Ten Minutes with Jean Chapin
A dedicated Library Director
Photo by Antoine Bootz
Jean Chapin has been at Gunn Memorial for 35 years and still gets excited about going to work. She was instrumental in the library’s expansion and has created numerous programs to encourage more people to visit. Not only have her own children and grandchildren been instilled with a love of books, but children of children she first introduced to the world of books are now ardent readers because of her commitment to literacy and reading. We sat down with her recently.
Does one grow up wanting to be a librarian?
I wanted to be a teacher, but I never thought of being a librarian. However, it turns out to be a perfect fit for my Type A personality: everything has an order to it, everything has to be done a certain way. But there is also a creative side to the job, which I love.
Are you a native of this area?
We moved to Washington when I was 12, so I’m not really a native. You have to be conceived in Washington to be one. When I was 16 my parents bought the former Waramaug Inn, which became our home. The lake was quite different then. My teenage years were filled with waterskiing and parties. Then I went to a parochial school in Quebec and became very proper.
Back to being a librarian—how did that happen?
After my youngest son went off to nursery school I found a part-time job at the children’s library. I became an assistant and then the librarian. The library was on the verge of being open only half days because of poor circulation. My first charge was to develop innovative programming to attract more visitors.
The library has such distinctive features. What is its history?
The upper level comprises the original main rooms of the 1908 building. The oak paneling and dentil moldings are still intact, and the crowning glory is the gilt-accented ceiling mural by H. Siddons Mowbray. The memorial stained glass was restored in 2010.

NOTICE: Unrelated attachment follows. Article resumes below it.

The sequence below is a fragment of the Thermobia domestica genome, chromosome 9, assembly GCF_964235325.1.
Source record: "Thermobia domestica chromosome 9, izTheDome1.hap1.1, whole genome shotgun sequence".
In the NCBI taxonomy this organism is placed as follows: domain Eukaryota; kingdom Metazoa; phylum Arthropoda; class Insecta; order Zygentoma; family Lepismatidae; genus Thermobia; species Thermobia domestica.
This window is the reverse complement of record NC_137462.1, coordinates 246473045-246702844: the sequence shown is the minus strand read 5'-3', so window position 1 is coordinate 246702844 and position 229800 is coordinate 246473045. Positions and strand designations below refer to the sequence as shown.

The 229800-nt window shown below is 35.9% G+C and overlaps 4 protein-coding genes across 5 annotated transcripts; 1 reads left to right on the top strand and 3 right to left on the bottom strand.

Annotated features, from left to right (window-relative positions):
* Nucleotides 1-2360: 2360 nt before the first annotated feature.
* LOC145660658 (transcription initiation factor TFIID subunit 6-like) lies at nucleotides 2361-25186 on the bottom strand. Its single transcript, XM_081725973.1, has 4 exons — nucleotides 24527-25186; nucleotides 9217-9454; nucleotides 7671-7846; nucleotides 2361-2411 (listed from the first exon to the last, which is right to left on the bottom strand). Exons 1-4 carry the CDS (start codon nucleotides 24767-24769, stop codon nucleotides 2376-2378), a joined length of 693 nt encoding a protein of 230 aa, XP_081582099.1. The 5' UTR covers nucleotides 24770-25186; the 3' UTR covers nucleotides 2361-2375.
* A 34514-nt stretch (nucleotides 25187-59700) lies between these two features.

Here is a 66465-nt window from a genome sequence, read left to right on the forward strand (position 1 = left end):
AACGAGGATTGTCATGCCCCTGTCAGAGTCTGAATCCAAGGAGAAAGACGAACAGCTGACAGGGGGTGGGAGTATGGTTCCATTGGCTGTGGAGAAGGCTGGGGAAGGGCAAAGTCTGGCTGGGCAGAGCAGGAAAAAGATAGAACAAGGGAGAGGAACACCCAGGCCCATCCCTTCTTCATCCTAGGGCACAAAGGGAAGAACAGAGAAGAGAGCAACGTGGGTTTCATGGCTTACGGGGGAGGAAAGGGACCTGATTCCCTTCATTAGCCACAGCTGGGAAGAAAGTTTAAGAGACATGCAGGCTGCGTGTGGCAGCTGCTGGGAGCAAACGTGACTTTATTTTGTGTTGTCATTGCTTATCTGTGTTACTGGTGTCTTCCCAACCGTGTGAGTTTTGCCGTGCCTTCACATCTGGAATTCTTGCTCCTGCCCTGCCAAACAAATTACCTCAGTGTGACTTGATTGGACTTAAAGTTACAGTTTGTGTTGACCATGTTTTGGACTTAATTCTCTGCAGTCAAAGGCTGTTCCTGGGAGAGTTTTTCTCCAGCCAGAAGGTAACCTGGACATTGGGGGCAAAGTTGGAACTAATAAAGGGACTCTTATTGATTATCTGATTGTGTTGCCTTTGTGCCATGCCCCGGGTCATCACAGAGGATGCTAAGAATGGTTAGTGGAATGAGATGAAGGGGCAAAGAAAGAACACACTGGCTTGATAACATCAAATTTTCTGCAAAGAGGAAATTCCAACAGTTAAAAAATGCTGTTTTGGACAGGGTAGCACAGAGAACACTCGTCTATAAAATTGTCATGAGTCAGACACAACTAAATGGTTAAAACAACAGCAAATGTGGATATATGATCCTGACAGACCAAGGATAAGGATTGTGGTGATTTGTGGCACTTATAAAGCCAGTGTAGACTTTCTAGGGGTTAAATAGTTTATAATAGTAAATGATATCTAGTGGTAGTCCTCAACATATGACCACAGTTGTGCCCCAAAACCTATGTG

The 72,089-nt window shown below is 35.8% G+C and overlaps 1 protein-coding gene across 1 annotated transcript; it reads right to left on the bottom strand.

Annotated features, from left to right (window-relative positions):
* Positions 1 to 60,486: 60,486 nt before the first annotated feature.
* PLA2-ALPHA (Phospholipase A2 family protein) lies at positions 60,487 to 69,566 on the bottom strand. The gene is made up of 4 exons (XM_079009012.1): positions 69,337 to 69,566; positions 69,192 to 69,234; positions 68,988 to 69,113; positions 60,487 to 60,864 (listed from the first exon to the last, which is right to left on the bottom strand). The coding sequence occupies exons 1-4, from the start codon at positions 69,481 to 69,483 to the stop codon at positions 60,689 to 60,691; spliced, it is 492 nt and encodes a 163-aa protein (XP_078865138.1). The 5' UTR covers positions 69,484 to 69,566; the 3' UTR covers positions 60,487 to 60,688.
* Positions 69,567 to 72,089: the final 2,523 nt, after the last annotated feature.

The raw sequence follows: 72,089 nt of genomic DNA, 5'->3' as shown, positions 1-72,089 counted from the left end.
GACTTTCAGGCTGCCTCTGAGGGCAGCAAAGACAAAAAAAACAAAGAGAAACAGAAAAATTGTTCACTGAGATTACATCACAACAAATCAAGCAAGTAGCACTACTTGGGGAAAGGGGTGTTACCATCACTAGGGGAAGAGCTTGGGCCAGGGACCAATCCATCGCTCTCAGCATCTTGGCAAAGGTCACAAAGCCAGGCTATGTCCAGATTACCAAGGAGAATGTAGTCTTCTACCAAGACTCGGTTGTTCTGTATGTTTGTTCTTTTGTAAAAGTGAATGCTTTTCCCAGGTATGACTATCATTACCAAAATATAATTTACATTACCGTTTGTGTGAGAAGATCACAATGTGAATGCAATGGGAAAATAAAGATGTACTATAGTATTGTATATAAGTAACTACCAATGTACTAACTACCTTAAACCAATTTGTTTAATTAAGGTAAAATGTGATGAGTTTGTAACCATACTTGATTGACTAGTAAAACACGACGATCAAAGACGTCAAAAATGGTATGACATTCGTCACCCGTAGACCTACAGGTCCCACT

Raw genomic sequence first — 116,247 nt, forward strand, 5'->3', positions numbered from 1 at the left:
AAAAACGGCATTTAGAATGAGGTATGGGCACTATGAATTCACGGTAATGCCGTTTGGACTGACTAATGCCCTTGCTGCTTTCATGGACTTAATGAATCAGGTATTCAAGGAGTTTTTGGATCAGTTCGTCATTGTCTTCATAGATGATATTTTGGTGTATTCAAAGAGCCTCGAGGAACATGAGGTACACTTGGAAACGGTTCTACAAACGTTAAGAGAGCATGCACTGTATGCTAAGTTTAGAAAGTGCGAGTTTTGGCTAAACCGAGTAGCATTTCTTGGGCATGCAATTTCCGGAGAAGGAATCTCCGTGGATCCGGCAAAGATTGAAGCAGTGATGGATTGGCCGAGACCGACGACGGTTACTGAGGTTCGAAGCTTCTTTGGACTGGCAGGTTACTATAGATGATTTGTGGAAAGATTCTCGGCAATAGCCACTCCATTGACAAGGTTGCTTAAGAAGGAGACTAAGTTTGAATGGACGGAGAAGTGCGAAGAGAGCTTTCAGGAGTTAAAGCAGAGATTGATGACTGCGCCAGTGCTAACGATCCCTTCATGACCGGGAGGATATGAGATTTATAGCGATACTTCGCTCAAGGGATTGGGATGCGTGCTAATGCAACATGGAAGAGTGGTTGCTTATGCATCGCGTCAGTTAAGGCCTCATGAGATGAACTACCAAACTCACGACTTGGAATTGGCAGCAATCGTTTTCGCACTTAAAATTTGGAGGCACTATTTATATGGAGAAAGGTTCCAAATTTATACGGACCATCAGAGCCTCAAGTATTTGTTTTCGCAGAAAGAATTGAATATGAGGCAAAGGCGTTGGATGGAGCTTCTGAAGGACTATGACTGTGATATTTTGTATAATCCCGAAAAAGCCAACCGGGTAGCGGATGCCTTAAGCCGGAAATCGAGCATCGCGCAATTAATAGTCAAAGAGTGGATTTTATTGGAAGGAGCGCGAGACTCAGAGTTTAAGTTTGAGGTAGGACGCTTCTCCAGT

Has the borrowing of actual books decreased with the advent of audio and e-books?
Not in the way people worry about. Thankfully there are still so many people who want hardcover books. We have every format available so we appeal to everyone. I don’t think that will ever change.
What is the most challenging part of your job?
More than 70 percent of our operating budget comes from fundraising, and I think we do it very successfully, but it’s always about raising the bar and attracting more people to our events. Our Library Luminaries event has grown amazingly.
What inspires you?
The people I come in contact with every day—my fellow employees, the patrons, board members, visitors to the Gunn. And thinking of new ways to promote reading!
When you are not at the Gunn, what do you do?
About six years ago I started playing bridge and I’m addicted. I
have four grandchildren and I spend as much time as I can with them. Four years ago I thought I might just work part time. But here I am 35 years later still loving my work.